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Highest governing body of the Central Bank of Ecuador, in charge of formulating monetary policy and observing its application by the BCE, to preserve the integrity and sustainability of the dollarization system and of the Ecuadorian financial system.

The axe-money in the Monetary Policy and Regulation Board logo

The axe-money, a symbol used in the logo of the Monetary Policy and Regulation Board, was a pre-monetary means of payment used in Pre-Columbian America, particularly on the Ecuadorian coast. It is argued that this money system first arose on the coast of Ecuador and northern Peru, at the beginning of the second millennium AD.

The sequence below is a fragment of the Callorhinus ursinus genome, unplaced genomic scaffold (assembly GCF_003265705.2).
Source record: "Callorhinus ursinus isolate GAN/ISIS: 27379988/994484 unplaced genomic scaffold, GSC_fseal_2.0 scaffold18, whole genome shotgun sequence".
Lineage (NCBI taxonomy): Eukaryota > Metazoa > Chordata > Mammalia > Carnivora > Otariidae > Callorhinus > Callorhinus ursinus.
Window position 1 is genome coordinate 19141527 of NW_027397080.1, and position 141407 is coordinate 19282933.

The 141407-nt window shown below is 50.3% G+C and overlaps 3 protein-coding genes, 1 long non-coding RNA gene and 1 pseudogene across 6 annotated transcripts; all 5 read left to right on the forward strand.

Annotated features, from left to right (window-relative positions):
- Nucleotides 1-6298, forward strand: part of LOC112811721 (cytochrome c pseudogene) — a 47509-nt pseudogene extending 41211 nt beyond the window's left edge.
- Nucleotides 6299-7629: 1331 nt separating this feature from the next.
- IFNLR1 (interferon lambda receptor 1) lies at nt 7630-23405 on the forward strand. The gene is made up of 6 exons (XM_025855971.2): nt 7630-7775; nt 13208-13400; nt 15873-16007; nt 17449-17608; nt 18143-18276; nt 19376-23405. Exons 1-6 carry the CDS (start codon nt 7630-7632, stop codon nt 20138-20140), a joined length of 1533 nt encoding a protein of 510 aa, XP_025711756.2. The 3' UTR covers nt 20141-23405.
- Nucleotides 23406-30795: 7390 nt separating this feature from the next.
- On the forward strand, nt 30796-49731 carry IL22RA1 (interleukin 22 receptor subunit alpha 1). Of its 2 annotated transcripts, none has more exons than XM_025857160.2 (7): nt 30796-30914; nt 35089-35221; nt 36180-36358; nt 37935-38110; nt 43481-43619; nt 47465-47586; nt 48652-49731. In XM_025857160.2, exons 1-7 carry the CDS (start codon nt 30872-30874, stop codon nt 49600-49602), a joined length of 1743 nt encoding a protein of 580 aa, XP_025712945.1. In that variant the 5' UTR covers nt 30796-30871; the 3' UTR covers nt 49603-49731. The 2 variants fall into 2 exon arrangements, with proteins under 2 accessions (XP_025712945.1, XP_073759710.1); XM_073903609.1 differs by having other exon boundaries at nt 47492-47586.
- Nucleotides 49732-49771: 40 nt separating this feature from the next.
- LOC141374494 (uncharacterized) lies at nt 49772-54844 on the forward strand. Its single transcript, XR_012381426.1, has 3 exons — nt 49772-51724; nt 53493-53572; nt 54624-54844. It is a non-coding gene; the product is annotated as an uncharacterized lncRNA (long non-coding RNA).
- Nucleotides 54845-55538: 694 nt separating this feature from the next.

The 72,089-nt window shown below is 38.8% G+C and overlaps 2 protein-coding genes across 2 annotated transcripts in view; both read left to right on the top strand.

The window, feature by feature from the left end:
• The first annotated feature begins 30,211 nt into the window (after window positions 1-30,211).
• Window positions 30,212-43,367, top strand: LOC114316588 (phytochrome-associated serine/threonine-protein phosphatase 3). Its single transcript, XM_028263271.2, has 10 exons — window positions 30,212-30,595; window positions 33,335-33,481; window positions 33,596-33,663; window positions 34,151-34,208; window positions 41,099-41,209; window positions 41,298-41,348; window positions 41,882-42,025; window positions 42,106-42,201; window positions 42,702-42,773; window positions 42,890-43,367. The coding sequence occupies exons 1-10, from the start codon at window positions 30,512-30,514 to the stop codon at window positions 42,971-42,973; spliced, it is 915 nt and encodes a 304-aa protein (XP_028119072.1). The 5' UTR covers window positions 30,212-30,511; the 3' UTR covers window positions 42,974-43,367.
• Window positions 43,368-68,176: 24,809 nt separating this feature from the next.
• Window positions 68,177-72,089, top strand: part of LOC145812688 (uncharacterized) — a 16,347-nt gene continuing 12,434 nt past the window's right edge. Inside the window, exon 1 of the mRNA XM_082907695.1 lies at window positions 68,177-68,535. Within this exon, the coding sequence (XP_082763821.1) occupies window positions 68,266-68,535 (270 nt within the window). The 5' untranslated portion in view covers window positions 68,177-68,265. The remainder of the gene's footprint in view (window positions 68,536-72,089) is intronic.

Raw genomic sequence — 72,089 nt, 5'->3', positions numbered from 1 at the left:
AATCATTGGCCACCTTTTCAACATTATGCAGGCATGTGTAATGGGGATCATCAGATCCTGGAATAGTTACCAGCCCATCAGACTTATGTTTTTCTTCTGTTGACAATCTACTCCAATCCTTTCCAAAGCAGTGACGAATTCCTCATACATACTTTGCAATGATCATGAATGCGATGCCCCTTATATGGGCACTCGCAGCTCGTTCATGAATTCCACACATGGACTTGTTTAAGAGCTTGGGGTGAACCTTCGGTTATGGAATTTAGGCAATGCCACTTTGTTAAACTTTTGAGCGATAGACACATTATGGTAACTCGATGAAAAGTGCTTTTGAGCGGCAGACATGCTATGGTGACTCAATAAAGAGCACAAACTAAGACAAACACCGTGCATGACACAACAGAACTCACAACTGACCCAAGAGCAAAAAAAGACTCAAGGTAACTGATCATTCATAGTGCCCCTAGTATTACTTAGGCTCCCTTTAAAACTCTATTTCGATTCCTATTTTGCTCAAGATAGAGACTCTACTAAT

Axe-monies were made from natural objects, such as copper. They were given the form of sheets but with raised edges. The great variety of pieces of this type that have been found has led historians to think that an accepted size was most likely imposed as a unit and that the smallest corresponded to multiples and sub-multiples of it. The characteristics of the axe-monies suggest that they were considered objects for commercial exchange.

In Ecuador, axe-monies have been found in the provinces of El Oro, Manabí, Guayas, and Los Ríos, where the Manteño-Huancavilca and Milagro Quevedo cultures were settled (400 to 1500 AD).